Comey Rebuked for False Spin on Horowitz Report
The disgraced former FBI director dismisses serious FISA abuse as just “sloppy mistakes.”
James Comey once again displayed why he is the worst kind of lawman. In a hard-hitting interview with Fox News’s Chris Wallace on Sunday, the former FBI director was left spinning answers to the damning findings of Justice Department Inspector General Michael Horowitz’s investigation into the FBI’s abuse of FISA applications. From the moment the report was released, Comey has downplayed the significance of Horowitz’s findings, distancing himself from any culpability for the “errors and mistakes” and painting himself and the FBI as the real victims.
Comey feigned that he would “be very concerned about [the IG’s findings] and diving into it,” but he pushed back on any notion that anyone in the FBI may have acted with intentionality against Donald Trump. Evidently, Comey doesn’t believe the overt anti-Trump and pro-Hillary text messages between former FBI agent Peter Strzok and former FBI lawyer Lisa Page showed any bias. Hogwash.
While admitting that errors and mistakes did occur, Comey chalked them up to simple “sloppiness” that was done in good faith. (You know, kind of like Hillary Clinton’s email server.) Yet Wallace noted that Comey had previously asserted having full confidence in the FBI’s handling of the FISA warrants. Comey responded, “I was overconfident in the procedures that the FBI and Justice Department have built over 20 years. I thought they were robust enough.” He then deflected, “It’s incredibly hard to get a FISA [warrant]. I was overconfident in those because [Horowitz is] right: There was real sloppiness.”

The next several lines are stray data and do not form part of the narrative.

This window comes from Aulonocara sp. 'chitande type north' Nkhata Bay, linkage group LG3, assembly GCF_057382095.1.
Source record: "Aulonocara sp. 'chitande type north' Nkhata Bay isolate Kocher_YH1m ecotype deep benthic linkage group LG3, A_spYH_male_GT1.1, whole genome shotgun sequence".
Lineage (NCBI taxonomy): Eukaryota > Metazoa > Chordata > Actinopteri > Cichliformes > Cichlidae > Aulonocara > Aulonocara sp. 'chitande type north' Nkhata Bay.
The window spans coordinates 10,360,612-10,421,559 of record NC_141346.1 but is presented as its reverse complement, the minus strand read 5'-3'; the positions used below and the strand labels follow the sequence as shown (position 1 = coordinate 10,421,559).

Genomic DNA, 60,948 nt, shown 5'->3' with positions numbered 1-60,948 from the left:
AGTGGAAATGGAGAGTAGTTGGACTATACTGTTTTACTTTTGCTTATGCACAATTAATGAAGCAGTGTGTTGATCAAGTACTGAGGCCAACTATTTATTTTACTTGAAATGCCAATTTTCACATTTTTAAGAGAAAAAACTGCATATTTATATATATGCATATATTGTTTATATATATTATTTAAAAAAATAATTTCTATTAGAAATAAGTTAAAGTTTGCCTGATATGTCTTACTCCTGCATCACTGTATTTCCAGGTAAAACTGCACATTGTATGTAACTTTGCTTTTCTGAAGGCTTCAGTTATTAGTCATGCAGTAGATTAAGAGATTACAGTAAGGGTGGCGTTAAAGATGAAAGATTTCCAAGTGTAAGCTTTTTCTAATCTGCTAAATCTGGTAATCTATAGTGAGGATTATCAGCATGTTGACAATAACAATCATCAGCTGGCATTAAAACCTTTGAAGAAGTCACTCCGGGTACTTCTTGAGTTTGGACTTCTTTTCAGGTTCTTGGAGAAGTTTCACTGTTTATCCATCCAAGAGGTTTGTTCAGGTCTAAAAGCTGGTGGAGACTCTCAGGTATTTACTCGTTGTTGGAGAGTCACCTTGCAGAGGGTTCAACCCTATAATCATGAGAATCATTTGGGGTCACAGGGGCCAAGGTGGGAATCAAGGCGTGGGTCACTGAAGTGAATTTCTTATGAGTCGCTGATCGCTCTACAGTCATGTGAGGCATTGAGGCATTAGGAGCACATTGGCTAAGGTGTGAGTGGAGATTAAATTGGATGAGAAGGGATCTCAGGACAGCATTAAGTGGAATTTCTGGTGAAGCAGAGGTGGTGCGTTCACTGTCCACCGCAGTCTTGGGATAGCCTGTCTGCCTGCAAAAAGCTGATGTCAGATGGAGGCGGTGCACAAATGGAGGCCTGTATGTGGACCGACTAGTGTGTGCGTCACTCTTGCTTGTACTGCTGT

Comey also lamely claimed that he was too distant from the Trump investigation to have been aware of the “significant errors” that occurred under his watch — even on the FISA warrant applications he repeatedly signed off on. “As the director, you’re not kept informed on the details of an investigation,” Comey asserted. “So no, in general I didn’t know what they’d learned from the sub-source. I didn’t know the particulars of the investigation.”
Wallace wasn’t buying that excuse. He pushed back, “But this isn’t some investigation, sir. This is an investigation of the campaign of the man who is the president of the United States. You had just been through a firestorm investigating Hillary Clinton. I would think if I had been in your position I would have been on that like a junkyard dog.” Comey then played Barack Obama’s favorite trick, claiming he was just too busy running a massive agency and that it would have been “impossible” to know all the details behind the FISA warrant application.
In one of the more telling exchanges, Wallace asked Comey if he would have resigned following Horowitz’s report if he had still been the FBI director. “No. I don’t think so,” Comey answered, adding, “There are mistakes I consider more consequential than this during my tenure.” Yikes.
Finally, Comey blasted as “an irresponsible statement” Attorney General William Barr’s assessment that the IG’s findings left open the possibility to infer bad faith by certain members within the FBI. Pot, meet kettle. Comey’s bad faith — and higher loyalty to Hillary Clinton — has been on display for some time to anyone willing to look. And as for Comey’s pathetically self-serving admissions, former Republican Rep. Trey Gowdy aptly summed it up: “Sometimes … it’s better late than never, and sometimes it’s just too damn late. And in this case, Comey is about two years too late.”
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